totorocake

which was deep, dark chocolate and somehow managed to be both rich and light. The filling was dulce de leche and the frosting was buttercream. The characters on the cake are Totoro (you may remember Jessica wearing her Totoro fleece PJs at Christmas a couple of years ago) and soot sprites, with rainbow sprinkles, since that is apparently what soot sprites eat.

jesstotoro

Megan ordered a wonderful t-shirt for Jessica, which hadn’t arrived on time, so we gave her a picture of it:

tororo shirt

I’m pleased to say that she was wearing the “Four More Pages” shirt that I had made for her last Christmas. I gave her three pairs of socks from Pippi’s: math themed; Alice in Wonderland; and Japanese looking cherry blossoms:

socks

She seemed very pleased with both the socks and the shirt to be. There was squealing involved. 🙂

Dinner was pulled pork made by Jonathan, grill bread with spiced dipping oil made by Megan, and mayonnaise-free* coleslaw made by Erica, all at the birthday girl’s request. We perched at the Waltons-sized picnic table and enjoyed eating and talking together, telling stories of when Jessica was a little kid, which seemed to amuse her more than embarrass her. I’m happy that she still wants to spend her birthday with us. Every year, I think it will be the last one. Maybe it never will be.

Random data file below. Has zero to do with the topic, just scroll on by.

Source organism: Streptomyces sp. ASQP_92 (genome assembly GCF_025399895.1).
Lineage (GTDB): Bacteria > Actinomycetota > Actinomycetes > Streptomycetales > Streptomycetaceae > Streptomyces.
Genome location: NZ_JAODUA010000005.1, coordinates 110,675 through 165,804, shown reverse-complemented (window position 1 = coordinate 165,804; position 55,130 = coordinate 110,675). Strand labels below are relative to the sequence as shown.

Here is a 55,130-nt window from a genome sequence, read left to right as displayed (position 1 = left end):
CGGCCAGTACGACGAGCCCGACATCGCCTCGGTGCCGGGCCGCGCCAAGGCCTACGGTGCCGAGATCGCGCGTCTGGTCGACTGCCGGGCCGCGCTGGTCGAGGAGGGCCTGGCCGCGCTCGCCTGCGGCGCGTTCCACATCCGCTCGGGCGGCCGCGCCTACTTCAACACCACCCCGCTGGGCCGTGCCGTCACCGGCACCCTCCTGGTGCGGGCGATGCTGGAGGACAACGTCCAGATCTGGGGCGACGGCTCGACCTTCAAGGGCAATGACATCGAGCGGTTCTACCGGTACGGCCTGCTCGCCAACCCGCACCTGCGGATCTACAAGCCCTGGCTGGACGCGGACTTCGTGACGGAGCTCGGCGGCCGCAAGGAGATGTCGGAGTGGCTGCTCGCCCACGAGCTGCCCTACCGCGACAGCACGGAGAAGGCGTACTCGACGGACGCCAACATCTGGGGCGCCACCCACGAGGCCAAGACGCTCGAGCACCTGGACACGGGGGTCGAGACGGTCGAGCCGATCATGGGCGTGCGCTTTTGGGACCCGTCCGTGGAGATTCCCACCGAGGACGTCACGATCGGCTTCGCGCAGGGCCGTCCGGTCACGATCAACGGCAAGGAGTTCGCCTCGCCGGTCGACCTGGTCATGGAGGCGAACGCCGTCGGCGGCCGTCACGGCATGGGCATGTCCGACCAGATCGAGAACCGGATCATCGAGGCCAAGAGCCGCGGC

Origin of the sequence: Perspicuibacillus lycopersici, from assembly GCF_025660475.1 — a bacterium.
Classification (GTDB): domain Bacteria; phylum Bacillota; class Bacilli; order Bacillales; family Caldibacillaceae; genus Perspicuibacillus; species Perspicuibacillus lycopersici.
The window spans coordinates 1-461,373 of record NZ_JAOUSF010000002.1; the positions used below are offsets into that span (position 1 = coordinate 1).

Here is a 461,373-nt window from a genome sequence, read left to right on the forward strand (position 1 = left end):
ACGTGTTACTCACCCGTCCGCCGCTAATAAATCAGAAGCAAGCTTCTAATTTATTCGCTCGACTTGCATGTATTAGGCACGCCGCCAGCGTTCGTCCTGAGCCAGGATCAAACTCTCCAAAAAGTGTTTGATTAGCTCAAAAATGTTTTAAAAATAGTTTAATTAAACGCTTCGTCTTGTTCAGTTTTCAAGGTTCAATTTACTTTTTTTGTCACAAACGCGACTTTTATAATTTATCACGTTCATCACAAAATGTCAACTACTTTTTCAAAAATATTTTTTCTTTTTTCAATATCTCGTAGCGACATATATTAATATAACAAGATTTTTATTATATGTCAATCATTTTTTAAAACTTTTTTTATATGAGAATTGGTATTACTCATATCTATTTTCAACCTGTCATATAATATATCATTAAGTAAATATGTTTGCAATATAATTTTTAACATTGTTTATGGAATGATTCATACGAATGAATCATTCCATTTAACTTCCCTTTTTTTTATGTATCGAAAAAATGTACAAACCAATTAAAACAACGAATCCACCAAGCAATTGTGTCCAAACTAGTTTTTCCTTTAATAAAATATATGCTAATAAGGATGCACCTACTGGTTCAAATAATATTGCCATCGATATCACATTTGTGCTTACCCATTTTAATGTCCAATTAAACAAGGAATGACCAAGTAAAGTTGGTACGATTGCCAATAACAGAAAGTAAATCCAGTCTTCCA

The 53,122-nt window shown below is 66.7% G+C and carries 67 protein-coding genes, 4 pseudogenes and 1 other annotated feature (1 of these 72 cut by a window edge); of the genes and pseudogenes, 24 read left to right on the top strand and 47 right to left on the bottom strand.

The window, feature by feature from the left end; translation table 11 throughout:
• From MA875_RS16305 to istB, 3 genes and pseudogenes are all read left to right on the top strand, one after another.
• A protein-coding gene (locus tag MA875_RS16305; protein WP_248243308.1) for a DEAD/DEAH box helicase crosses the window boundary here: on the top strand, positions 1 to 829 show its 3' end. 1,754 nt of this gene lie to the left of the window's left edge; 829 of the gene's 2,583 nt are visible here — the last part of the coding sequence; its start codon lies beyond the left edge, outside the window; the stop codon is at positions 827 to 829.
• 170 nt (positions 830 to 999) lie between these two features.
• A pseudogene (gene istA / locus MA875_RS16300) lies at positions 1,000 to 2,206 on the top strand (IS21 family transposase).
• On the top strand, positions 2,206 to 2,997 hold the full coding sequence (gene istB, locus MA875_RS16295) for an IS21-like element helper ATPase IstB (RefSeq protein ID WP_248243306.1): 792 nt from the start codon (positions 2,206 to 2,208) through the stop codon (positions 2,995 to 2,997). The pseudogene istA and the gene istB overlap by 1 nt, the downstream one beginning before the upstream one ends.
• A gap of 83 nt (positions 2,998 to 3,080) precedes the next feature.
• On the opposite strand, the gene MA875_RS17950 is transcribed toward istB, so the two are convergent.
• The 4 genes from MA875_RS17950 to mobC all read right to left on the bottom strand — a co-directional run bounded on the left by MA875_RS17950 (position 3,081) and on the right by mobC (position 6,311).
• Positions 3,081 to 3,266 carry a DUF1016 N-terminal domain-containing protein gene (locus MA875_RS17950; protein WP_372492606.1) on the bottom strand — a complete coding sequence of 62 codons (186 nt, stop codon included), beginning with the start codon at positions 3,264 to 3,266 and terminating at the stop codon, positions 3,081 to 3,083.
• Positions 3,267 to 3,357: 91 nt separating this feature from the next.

Happy birthday, kidlet. We love you.

*Because my sibs hate it. This was the basis of Erica’s best prank ever a couple of years ago.

A YEAR AGO: Farewell to a gentle giant.

Merry Anniversary

I’m celebrating my blog’s 15th(!) anniversary (birthday?) by hopefully getting internet service restored at my hippie hovel.

It’s been out for about a week – undoubtedly the ever-exorbitant bill will not be prorated, due to the ever-useful small print – and my blog’s birthday was the earliest the technician could get there. I’m hoping that he does in fact show up and is able to find my house. Also that he can both diagnose and correct the problem.

In the meantime, I’ve been taking my laptop to work so I can at least check my email when I’m on a break. My neighbor’s spotty and unsecured wifi has occasionally let me hitch a ride, but mostly it shows up as working while not allowing webpages to go or email to come and go. Cell phone service is so bad at my house that I am forced to have a landline, and needless to say, that also means no using your cell phone as a hot spot or getting email on it.

Thanks for your company on this long and bumpy ride. It’s been an adventure!

Update: As of 3:30, the technician hasn’t shown up. Maybe it’s a 420 thing. Or maybe just a Mendo thing.

A YEAR AGO: My blog was 14.